(b). Yamaguchi, Japan, 21 August 1895; d. Tokyo, Japan, 23 April 1944)
applied mathematics, theoretical seismology.
The son of a judge, Sezawa entered the Imperial University of Tokyo in 1918 and graduated as a shipbuilding engineer in 1921. He was then appointed assistant professor of engineering at the university and became a full professor in 1928. He first worked on problems of shipbuilding engineering and of vibration, in which he acquired a considerable reputation. In 1925 he started a lifelong association with the Earthquake Research Institute of the university, becoming its director in 1943. In 1932 he visited Britain, Germany, and the United States to further his studies in theoretical seismology, the field in which he is now best known. Sezawa was associated with many Japanese research organizations, including the Seismological Society of Japan, the Aeronautical Research Institute, and the Aviation Council, During World War II his responsibilities were greatly extended; he was supervisor of research projects at the Admiralty and a member of the Air Force Weapons Research Committee and was closely connected with army research.
when Sezawa began his research career, the new science of seismology presented challenging problems requiring sophisticated mathematical analysis. Sezawa’s pioneering work on many of these provided the basis for important later developments both in Japan and elsewhere and his mathematical ability was a significant factor in raising the world standard of seismoiogical research. Much of this work was carried out in collaboration with his brilliant former pupil Kiyoshi Kanai.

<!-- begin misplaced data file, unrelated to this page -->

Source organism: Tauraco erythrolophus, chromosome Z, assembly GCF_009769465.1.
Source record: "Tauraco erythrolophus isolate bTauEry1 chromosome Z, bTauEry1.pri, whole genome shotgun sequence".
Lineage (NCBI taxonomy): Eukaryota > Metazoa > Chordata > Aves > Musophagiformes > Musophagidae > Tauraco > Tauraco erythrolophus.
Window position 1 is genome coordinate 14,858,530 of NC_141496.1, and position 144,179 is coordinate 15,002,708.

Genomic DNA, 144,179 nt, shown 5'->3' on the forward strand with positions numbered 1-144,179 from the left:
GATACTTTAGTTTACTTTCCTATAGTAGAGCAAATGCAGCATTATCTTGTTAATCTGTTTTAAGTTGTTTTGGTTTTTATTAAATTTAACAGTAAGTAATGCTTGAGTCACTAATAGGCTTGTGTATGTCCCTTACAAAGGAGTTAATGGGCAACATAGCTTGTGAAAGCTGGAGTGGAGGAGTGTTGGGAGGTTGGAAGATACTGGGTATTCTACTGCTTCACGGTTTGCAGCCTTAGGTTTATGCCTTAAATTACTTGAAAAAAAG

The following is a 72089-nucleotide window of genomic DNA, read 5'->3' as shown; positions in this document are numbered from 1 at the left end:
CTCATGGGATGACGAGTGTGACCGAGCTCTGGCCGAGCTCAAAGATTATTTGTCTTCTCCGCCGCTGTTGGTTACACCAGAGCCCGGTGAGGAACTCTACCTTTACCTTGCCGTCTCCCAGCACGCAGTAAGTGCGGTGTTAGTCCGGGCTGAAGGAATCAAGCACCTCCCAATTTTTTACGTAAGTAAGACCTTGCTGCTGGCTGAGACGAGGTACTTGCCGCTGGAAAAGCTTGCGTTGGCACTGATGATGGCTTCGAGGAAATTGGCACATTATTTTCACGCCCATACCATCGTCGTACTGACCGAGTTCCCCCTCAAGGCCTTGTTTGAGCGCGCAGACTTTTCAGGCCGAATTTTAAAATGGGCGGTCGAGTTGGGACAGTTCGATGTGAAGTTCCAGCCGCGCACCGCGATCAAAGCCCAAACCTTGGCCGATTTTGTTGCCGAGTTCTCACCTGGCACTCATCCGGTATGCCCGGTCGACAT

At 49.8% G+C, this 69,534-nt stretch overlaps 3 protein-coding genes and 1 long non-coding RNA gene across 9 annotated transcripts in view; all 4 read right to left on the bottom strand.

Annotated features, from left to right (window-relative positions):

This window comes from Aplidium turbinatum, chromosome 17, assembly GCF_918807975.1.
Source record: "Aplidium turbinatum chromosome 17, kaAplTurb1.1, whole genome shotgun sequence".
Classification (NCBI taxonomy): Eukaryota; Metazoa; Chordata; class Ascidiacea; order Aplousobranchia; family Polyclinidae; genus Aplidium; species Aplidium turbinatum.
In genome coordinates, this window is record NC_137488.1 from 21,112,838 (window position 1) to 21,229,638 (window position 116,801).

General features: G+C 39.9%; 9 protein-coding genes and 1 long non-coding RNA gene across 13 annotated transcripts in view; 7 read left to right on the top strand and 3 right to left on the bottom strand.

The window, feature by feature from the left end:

Sezawa is particularly noted for his contributions to the theory of seismic surface waves, one of the main wave types generated by earthquakes. These waves tend to become increasingly regular in form as they move away from an earthquake source. Mathematical analysis of this property throws light on the structure of the outer part of the earth. By this means Sezawa derived useful estimates of layering in the earth’s crust and produced evidence indicating that the Pacific curst is thinner than the Eurasian. More profoundly, his work pointed the way to important developments of the existing mathematical theory of seismic surface waves.
Sezawa produced a body of theory important to such seismological problems as seiches in lakes and tsunami (seismic sea waves) generated by large earthquakes, and the mechanism of earthquake generation. He applied his earlier studies of vibration theory to the problems of vibrations excited in buildings and bridges by strong earthquakes, contributed to the theory of designing structures to withstand earthquakes, and participated in related experimental work.
Although he was often unwell, Sezawa drove himself hard and lived very austerely. His health deteriorated seriously during the war, and he died at the age of forty-eight. The Imperial Academy of Sciences of Japan awarded him its highest honor, the Imperial Order of Merit, in 1931 and elected him a member in 1943.
Most of Sezawa’s 140 research papers on seismology and earthquake engineering were published as Bulletins of the Earthquake Research Institute of Tokyo Imperial University. Forty-six of his more important papers are listed in W. M. Ewing, W. S. Jardetzky, and F. Press, Elastic Waves in Layered Media (New York, 1957). He also wrote 50 papers on aeronautics, published in Reports of the Aeronautical Research Institute. Tokyo University; and 20 papers on ship construction, published as Reports of the Society of Naval Architecture of Japan.
An obituary was published in Japanese in Jishin. 16 no. 5 (May 1944), 1–2.
K. E. Bullen